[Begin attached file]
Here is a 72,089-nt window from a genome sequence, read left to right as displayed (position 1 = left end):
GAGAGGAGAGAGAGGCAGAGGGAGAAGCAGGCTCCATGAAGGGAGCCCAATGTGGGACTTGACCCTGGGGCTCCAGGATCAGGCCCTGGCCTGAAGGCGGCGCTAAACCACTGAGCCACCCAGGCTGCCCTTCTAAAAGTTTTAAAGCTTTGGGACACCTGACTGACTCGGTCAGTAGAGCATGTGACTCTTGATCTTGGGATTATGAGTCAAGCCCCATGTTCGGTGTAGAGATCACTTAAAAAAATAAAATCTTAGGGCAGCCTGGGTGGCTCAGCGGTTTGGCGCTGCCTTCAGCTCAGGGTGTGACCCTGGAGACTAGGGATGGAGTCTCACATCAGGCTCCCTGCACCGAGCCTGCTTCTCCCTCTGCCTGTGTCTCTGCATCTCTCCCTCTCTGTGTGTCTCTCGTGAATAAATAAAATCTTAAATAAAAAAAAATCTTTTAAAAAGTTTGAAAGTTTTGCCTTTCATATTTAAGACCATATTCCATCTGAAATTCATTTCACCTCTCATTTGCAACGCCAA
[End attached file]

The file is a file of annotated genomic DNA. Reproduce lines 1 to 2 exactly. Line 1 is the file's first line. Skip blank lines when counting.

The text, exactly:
Here is a 72,089-nt window from a genome sequence, read left to right as displayed (position 1 = left end):
GAGAGGAGAGAGAGGCAGAGGGAGAAGCAGGCTCCATGAAGGGAGCCCAATGTGGGACTTGACCCTGGGGCTCCAGGATCAGGCCCTGGCCTGAAGGCGGCGCTAAACCACTGAGCCACCCAGGCTGCCCTTCTAAAAGTTTTAAAGCTTTGGGACACCTGACTGACTCGGTCAGTAGAGCATGTGACTCTTGATCTTGGGATTATGAGTCAAGCCCCATGTTCGGTGTAGAGATCACTTAAAAAAATAAAATCTTAGGGCAGCCTGGGTGGCTCAGCGGTTTGGCGCTGCCTTCAGCTCAGGGTGTGACCCTGGAGACTAGGGATGGAGTCTCACATCAGGCTCCCTGCACCGAGCCTGCTTCTCCCTCTGCCTGTGTCTCTGCATCTCTCCCTCTCTGTGTGTCTCTCGTGAATAAATAAAATCTTAAATAAAAAAAAATCTTTTAAAAAGTTTGAAAGTTTTGCCTTTCATATTTAAGACCATATTCCATCTGAAATTCATTTCACCTCTCATTTGCAACGCCAA